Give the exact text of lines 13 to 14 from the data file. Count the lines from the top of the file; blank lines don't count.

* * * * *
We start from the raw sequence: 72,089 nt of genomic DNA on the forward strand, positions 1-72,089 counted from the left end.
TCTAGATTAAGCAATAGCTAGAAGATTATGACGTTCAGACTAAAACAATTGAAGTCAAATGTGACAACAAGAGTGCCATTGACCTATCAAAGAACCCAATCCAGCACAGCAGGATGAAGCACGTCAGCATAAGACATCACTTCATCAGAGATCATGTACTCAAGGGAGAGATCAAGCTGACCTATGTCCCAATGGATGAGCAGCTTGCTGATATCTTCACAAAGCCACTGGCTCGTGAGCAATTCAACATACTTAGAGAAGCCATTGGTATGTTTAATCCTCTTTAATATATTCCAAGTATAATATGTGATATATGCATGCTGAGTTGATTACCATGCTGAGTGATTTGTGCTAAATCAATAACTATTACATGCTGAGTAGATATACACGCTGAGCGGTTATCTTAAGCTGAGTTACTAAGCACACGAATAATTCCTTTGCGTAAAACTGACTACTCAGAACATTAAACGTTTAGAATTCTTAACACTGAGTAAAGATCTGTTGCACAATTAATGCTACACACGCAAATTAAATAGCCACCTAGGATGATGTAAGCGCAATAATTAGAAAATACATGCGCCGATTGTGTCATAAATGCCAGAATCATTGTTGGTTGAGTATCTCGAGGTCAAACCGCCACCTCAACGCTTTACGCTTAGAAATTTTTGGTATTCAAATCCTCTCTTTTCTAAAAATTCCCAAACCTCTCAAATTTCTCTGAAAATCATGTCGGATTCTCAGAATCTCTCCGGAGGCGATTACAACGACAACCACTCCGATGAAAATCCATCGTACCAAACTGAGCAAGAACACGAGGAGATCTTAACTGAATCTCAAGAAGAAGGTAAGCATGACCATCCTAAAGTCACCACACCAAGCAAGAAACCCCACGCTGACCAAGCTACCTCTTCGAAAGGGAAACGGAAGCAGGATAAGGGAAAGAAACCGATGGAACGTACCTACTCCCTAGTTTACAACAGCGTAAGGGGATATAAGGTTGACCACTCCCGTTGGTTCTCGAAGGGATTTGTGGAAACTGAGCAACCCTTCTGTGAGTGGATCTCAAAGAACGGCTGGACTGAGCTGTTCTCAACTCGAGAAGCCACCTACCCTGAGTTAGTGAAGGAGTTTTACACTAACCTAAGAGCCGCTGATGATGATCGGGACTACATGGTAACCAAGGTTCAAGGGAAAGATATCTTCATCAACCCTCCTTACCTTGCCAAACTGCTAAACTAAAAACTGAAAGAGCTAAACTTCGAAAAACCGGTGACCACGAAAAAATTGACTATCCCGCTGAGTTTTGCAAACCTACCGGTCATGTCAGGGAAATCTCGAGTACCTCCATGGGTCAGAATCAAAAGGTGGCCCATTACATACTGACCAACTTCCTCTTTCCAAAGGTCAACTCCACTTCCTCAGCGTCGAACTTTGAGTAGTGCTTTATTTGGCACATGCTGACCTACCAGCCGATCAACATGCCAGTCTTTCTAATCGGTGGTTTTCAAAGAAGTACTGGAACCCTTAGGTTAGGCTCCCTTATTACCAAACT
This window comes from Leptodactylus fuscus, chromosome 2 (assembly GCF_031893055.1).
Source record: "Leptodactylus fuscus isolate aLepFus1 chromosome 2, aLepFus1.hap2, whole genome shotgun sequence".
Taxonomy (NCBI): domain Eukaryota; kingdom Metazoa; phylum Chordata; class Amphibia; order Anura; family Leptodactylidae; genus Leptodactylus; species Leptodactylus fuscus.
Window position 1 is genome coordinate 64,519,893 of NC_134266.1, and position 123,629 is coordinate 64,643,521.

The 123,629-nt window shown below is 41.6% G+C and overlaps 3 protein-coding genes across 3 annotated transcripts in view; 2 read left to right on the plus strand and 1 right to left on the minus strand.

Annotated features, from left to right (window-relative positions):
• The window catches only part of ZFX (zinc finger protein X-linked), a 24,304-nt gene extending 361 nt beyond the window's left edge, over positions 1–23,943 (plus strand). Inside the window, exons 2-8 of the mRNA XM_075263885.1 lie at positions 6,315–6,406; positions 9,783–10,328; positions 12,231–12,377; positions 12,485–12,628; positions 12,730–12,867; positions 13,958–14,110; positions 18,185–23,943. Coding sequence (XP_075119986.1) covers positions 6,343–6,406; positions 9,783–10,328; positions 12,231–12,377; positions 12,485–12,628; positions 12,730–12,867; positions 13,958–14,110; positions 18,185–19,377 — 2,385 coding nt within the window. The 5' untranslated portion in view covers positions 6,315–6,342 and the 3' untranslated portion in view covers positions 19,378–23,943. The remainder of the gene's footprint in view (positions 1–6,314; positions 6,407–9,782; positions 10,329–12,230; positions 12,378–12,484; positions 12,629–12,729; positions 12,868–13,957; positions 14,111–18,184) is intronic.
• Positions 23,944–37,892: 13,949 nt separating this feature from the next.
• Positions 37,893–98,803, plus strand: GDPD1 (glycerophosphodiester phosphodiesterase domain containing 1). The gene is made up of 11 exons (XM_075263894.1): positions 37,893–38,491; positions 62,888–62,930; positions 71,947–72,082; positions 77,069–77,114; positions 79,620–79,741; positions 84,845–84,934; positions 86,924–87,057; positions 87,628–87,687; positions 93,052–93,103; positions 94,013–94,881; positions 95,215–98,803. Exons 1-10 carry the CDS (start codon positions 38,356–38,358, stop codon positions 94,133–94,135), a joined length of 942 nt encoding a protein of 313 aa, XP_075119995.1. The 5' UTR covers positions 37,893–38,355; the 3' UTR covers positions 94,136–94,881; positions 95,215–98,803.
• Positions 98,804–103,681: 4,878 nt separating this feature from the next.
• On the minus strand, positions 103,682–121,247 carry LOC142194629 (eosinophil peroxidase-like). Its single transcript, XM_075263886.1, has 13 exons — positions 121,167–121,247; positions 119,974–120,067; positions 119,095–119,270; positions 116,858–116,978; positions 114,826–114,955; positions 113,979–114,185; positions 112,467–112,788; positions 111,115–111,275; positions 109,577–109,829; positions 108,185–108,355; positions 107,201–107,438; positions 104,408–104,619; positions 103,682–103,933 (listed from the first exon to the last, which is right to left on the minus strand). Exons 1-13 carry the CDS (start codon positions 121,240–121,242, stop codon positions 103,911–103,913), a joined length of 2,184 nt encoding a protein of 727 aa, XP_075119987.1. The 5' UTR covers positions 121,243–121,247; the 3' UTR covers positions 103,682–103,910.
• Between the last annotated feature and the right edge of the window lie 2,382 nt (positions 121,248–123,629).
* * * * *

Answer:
• On the minus strand, positions 103,682–121,247 carry LOC142194629 (eosinophil peroxidase-like). Its single transcript, XM_075263886.1, has 13 exons — positions 121,167–121,247; positions 119,974–120,067; positions 119,095–119,270; positions 116,858–116,978; positions 114,826–114,955; positions 113,979–114,185; positions 112,467–112,788; positions 111,115–111,275; positions 109,577–109,829; positions 108,185–108,355; positions 107,201–107,438; positions 104,408–104,619; positions 103,682–103,933 (listed from the first exon to the last, which is right to left on the minus strand). Exons 1-13 carry the CDS (start codon positions 121,240–121,242, stop codon positions 103,911–103,913), a joined length of 2,184 nt encoding a protein of 727 aa, XP_075119987.1. The 5' UTR covers positions 121,243–121,247; the 3' UTR covers positions 103,682–103,910.
• Between the last annotated feature and the right edge of the window lie 2,382 nt (positions 121,248–123,629).